We might consider Butt's statement here deadpan comedy, but for Butt it's the truth, as the Land of Chup is a land of ice. Butt speaking without moving its beak once again encourages the reader to consider how language can happen and how it's possible to engage with it.
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Haroun becomes aware that all around him, Guppees are engaged in heated debates over the pros and cons of their battle strategy. Goopy and Bagha are fully on the side of saving the Ocean before Batcheat, and Haroun, shocked, says that it sounds like mutinous talk. Curious, Iff, the Plentimaw Fish, and Mali ask what a Mutinous is. Haroun tries to explain that it's an Adjective, and Iff calls it all nonsense before turning back to the argument with the other Guppees. Haroun notices that General Kitab is flitting through the army and taking part in arguments, taking opposite sides as it suits him.
We're reminded again that Haroun comes from a place where saying something like Goopy and Bagha did would come with potentially dire consequences. In Gup, though, Haroun sees what he realizes is a complete lack of censorship, to the point where even General Kitab, the highest-ranking army official, can say what he likes and listens to others say what they like.
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Haroun thinks that if soldiers behaved this way on Earth, they'd be reprimanded quickly. Butt asks what the point of freedom of speech is if people aren't allowed to use it, and asks whether the power of speech is the greatest power of all. Haroun remarks that Guppees couldn't keep a secret to save their lives, and Iff offers that they could tell secrets, and that he knows many that are quite juicy. Butt concurs.
Butt here gets directly at the questions raised regarding Rushdie's controversy after The Satanic Verses. Butt questions, essentially, whether censored "free" speech is truly free speech. Bringing up the juicy secrets adds some humor and lightness to a particularly serious passage of the novel.
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As the army and the debates continue, Haroun notices that Prince Bolo is the only one not taking part in a debate. Mali says that it's because Bolo's mind is made of Love, and while it's wonderful and dashing, it can also be foolish.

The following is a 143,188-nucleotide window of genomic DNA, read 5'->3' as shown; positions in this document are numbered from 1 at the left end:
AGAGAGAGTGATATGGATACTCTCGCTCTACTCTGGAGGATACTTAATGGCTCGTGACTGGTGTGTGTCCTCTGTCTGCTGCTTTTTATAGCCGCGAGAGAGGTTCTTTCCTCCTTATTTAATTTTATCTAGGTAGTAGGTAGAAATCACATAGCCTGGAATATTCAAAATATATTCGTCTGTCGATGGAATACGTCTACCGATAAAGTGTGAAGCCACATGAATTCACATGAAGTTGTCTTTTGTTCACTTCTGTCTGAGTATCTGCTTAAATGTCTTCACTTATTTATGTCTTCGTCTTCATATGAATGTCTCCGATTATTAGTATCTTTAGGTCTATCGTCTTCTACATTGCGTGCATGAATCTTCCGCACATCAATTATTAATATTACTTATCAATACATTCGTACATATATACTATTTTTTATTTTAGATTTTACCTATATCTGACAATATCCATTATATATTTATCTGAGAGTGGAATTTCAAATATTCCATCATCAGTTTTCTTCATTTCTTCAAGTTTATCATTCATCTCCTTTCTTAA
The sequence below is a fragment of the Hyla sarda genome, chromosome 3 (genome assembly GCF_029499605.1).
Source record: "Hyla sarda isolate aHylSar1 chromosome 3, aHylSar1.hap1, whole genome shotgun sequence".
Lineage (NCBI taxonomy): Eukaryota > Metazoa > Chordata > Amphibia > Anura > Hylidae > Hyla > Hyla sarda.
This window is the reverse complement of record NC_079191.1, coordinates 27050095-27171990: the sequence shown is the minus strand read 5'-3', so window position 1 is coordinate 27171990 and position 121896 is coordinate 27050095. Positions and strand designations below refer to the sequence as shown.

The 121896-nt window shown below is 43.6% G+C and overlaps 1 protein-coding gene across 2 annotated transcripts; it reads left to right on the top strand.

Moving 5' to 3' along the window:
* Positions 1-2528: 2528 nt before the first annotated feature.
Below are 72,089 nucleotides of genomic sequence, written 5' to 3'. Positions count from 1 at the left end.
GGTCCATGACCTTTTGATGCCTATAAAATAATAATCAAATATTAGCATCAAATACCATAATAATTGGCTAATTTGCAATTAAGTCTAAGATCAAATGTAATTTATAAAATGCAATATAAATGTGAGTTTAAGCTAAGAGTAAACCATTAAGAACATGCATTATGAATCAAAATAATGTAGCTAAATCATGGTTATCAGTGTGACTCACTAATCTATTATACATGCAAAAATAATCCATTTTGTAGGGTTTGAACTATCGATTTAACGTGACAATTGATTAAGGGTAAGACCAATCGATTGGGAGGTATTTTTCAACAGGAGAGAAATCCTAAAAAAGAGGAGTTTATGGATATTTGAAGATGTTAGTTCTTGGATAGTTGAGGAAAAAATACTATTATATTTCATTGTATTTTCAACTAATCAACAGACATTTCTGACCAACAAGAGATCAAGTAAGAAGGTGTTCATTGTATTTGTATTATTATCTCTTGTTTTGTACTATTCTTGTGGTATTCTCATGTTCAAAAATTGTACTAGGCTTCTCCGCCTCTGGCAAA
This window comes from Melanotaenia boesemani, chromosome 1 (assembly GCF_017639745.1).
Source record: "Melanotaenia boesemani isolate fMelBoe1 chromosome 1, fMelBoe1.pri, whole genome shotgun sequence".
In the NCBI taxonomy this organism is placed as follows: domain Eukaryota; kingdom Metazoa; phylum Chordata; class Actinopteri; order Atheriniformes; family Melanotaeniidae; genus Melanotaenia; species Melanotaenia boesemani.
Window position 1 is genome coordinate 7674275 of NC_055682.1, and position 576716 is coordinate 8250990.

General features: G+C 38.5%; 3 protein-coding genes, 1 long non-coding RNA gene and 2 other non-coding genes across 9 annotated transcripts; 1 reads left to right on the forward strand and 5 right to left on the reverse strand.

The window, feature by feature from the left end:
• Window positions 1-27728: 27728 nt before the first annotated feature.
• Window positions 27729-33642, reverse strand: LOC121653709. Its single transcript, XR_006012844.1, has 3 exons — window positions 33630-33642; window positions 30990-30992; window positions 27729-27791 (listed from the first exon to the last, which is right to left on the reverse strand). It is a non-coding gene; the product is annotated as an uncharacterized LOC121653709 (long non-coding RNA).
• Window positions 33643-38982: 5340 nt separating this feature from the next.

Here, Bolo's foolishness is considered in a more favorable light. He's so driven by his love for Batcheat that he can't even bring himself to take part in the Guppee love of argument.
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The light begins to dim, and soon the army finds itself in the Twilight Strip. Haroun starts to feel fatalistic and fears that their mission is suicidal and they'll never win. Butt kindly tells Haroun that he's suffering from a Heart-Shadow, which happens to people the first time they enter the Twilight Strip. He says that he himself doesn't suffer because machines don't have hearts, but assures Haroun that the Shadow will pass.
Butt again is shown to not just be a cold machine, but to have thoughts and feelings all his own. He's able to point out the benefits of being a machine, but is also capable of providing true comfort and a pep talk to Haroun in this dark moment.
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The Chup coastline comes into view, and Goopy and Bagha are beginning to sputter more. The water is growing cooler, and the vibrant colors of the Story Streams are becoming muted due to the poison. As the army sets foot on land, they hear no sounds. Rashid notes that the Chupwala army gains an advantage the farther into the darkness they lure the Guppees. The Guppees begin to raise tents, and General Kitab and Prince Bolo send Blabbermouth to fetch Rashid so he can show them where the Chupwala tents are.